Nephronophthisis (NPHP) is a recessive kidney disorder that is the leading cause of early onset, end-stage renal failure. Localization to the ciliary-centrosomal complex of many proteins mutated in cystic kidney disease provided a coalescing mechanism for NPHP-related ciliopathies (NPHP-RC). Aside from renal failure and kidney cysts, the two other main phenotypes are retinal and cerebellar degeneration. One such disease with NPHP-RC phenotypes is Bardet-Biedl Syndrome (BBS), with cardinal phenotypes of retinal degeneration, renal abnormalities, obesity, polydactyl, and learning disabilities. An NPHP gene associated with BBS is serologically defined colon cancer antigen 8 (SDCCAG8), later defined as NPHP10. BBS patients with NPHP10 mutations exhibit retinal and renal abnormalities, obesity, and learning disabilities. An NPHP10 knockout (KO) mouse model has been generated using a Sleeping Beauty transposon insertion and these KO mice die shortly after birth. Current work focuses on characterizing the phenotypes of this mouse and determining if death is due to a gross morphological defect or a severe signaling pathway defect.
Global View of Enhancer-Promoter Interactome in Human Cells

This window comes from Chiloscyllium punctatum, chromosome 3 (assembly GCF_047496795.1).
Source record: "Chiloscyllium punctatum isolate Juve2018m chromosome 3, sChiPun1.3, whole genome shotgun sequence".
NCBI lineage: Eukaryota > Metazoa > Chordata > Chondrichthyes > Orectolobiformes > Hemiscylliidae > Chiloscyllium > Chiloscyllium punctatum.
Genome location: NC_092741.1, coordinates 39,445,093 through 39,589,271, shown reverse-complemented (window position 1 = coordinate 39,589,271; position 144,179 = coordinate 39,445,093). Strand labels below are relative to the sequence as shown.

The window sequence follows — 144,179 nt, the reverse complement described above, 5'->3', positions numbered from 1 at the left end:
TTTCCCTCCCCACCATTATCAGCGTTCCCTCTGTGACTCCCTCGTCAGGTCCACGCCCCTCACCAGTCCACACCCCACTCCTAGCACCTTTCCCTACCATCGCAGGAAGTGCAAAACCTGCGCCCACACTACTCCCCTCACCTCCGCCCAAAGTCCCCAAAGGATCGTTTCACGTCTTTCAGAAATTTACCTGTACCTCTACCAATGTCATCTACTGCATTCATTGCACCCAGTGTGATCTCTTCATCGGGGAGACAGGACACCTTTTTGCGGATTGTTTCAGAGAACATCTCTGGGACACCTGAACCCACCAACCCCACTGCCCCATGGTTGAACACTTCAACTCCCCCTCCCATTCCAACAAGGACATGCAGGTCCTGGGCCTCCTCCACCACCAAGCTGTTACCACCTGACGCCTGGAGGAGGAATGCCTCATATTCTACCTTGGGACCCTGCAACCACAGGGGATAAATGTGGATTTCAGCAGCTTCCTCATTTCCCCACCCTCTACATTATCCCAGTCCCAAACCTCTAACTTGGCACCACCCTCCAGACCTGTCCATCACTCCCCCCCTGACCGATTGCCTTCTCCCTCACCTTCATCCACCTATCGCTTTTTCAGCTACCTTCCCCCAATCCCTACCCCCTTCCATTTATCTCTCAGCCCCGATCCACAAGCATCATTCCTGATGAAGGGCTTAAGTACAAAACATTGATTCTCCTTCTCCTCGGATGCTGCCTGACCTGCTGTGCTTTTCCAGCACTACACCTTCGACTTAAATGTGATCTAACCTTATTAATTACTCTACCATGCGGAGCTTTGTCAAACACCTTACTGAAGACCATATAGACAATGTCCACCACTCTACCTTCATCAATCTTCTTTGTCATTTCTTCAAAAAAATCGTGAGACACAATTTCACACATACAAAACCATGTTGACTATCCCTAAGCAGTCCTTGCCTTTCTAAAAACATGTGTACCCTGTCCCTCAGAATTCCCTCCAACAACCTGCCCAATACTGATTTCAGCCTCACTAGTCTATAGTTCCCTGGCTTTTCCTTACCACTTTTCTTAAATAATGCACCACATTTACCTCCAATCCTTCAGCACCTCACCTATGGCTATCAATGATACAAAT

Enhancer mapping has been greatly facilitated by various genomic marks associated with it. However, little is available in our toolbox to link enhancers with their target promoters, hampering mechanistic understanding of enhancer-promoter (EP) interaction. We develop and characterize multiple genomic features for distinguishing true EP pairs from non-interacting pairs. We integrate these features into a probabilistic predictor for EP interactions. Multiple validation experiments demonstrate a significant improvement over state-of-the-art approaches. Systematic analyses of EP interactions across eleven cell types reveal several global features of EP interactions: 1) about 60% of EP interactions are tissue-specific; 2) promoters controlled by multiple enhancers have higher tissue specificity but the regulating enhancers are less conserved; 3) cohesin plays a role in mediating tissue-specific EP interactions via chromatin looping in a CTCF independent manner. Our approach presents a systematic and effective strategy to decipher the mechanisms underlying EP communication.